I can tell you something about the history of the first Israeli astronaut in space, the late Ilan Ramon. It was very interesting to see the development of the story because the Israeli Prime Minister, Shimon Peres, went to Washington, DC to meet President Clinton, and when they left the Oval Office, just as corridor talk, Peres asked ”why don’t you put an Israeli astronaut in space?” So Clinton said “Okay, I will check it”. And immediately it went into the Israeli media, but the space agency had no funds! The deadline for signing an agreement for Astronaut training between the Israeli Space Agency and NASA was December 31. On December 30, the space agency got the two letters from the Air Force and from the Ministry of Defence securing the funds. So on the last day possible Israel and NASA signed the agreement. And that was the starting point of the Israeli astronaut project. Something that started like a PR stunt for the prime minister and then it became a national project. And unfortunately, it ended up in the Columbia accident..

Israel needs a space law.  We will need to be much more focused. The Israeli space industry and space agencies should be much more focused and not spread all the budget on so many efforts, we will need several vectors that could be something that we can sell.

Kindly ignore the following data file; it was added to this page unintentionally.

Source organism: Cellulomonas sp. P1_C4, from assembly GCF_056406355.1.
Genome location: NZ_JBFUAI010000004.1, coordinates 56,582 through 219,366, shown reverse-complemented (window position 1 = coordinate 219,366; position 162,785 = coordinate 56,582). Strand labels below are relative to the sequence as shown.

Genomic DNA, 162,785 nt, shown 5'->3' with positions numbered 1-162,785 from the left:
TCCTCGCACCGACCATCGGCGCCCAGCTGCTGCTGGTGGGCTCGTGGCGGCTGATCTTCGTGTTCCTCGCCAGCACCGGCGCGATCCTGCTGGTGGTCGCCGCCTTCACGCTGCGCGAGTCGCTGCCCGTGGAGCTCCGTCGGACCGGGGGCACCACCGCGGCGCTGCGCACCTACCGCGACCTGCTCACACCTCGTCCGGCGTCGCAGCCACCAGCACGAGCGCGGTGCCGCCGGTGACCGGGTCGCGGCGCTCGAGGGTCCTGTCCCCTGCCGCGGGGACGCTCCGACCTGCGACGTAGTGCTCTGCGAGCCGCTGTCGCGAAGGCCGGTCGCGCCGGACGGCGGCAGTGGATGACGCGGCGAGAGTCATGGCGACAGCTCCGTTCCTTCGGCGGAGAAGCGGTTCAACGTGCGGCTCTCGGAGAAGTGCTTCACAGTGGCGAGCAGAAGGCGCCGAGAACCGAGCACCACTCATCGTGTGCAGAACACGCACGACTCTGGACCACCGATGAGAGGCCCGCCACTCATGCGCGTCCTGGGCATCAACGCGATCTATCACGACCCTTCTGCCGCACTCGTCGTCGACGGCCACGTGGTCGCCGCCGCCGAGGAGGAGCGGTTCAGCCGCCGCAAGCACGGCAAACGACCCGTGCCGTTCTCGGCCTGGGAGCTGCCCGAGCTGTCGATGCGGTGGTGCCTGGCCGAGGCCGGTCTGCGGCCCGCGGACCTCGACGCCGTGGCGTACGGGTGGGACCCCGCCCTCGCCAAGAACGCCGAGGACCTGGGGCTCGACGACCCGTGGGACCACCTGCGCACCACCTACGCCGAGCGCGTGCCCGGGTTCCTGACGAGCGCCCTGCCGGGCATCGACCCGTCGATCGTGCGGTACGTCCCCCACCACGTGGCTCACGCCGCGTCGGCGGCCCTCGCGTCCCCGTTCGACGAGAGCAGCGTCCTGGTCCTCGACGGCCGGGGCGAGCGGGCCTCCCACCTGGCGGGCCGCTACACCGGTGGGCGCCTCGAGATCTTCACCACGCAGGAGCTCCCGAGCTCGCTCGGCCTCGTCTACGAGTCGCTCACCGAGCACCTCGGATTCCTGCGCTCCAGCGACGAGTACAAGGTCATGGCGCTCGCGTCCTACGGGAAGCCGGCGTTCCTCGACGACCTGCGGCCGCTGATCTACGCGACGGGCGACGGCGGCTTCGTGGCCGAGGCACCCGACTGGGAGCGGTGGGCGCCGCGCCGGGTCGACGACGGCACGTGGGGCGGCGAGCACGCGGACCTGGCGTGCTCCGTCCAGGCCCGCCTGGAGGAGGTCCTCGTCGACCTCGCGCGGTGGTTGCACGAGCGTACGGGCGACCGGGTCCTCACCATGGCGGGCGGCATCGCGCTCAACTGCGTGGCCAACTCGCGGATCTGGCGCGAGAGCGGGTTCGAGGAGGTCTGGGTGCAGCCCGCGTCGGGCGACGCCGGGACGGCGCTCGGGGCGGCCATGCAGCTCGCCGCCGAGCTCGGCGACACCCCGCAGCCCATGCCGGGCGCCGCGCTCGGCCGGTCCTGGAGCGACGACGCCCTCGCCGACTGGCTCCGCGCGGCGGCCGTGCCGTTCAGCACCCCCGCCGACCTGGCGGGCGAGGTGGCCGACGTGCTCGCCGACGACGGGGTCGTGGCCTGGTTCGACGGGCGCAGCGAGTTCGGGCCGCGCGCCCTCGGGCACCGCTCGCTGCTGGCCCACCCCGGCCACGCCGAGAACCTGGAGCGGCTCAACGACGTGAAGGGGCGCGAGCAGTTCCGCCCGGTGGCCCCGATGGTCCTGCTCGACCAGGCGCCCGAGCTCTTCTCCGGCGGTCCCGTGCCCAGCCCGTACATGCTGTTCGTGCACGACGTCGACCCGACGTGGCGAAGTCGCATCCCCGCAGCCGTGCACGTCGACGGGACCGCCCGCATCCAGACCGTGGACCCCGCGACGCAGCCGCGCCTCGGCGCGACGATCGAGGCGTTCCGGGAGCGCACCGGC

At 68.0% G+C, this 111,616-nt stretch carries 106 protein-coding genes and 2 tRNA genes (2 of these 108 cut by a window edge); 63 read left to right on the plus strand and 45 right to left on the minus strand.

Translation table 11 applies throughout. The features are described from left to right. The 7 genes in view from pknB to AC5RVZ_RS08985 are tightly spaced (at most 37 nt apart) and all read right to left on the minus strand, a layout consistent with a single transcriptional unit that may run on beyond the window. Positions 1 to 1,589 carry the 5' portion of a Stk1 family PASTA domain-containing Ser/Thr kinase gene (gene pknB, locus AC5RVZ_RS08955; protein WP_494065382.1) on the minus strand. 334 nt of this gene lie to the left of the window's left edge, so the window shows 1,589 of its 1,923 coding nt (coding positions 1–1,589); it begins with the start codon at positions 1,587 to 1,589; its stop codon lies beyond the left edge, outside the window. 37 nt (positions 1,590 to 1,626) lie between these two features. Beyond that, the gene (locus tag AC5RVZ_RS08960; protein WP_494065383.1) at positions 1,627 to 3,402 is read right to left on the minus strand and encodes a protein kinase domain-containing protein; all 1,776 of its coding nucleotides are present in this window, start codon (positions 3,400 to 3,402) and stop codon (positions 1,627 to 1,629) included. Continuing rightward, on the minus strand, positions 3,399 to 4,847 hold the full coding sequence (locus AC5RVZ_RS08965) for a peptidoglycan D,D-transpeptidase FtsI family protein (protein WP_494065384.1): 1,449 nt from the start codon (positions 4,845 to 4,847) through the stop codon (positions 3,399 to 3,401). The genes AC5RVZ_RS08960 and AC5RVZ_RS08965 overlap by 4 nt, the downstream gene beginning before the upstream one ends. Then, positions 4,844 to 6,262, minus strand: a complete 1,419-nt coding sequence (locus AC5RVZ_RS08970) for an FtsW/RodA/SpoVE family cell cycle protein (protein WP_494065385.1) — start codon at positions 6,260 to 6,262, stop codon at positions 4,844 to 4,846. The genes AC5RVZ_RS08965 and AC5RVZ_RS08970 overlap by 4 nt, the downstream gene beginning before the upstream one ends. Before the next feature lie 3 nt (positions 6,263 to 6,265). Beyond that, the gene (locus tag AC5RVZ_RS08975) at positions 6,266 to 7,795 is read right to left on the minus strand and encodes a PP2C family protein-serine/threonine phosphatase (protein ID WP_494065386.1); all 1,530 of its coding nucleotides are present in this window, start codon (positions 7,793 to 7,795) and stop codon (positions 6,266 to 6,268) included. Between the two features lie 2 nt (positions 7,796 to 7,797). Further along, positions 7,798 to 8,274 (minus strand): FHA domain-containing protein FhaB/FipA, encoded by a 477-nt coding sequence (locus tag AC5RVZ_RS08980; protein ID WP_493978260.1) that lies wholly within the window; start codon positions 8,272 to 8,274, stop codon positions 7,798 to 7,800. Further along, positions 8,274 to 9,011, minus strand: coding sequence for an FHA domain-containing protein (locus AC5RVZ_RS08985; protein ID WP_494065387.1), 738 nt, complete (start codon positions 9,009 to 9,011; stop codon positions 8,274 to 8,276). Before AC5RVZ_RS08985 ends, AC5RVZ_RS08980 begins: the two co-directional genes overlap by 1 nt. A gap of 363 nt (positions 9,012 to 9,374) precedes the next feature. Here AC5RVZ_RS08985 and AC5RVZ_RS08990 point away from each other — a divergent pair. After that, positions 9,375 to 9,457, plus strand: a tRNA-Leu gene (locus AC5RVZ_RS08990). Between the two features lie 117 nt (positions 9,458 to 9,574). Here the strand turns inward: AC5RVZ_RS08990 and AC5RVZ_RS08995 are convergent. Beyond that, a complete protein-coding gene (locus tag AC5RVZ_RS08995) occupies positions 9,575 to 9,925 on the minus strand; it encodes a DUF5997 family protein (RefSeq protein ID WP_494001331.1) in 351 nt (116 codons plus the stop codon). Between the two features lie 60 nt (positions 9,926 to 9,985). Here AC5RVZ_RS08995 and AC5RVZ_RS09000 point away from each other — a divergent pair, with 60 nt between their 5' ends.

If you would be asked to write the Israeli Space policy, what would be the main three things It will include?

We will need an Israel space law. Lifting most of the limitations on the space sector. We will need to be much more focused, I think, the Israeli space industry and space agencies should be much more focused and not to spread all the budget on so many efforts, we will need several vectors that could be something that we can sell. So if you wanted to speak about space economics, it could be something of a rare technological breakthrough for the world, or international cooperation and collaboration in that regard. But you have to be focused. If you want to compete with Jeff Bezos, and Elon Musk in the field of mega constellations or launch vehicles, okay, but you cannot do all the things at the time and to skip from one to another. The most important thing, in my view, is to have an independent Israeli space agency not as part of a governmental sector or ministry, such an independent authority could be much more powerful. So to sum things up, an independent space agency, focus on Israeli space law, and then you can have the vision, and from the vision, you can derive the action items and plans for sustainable, independent Israeli space policy.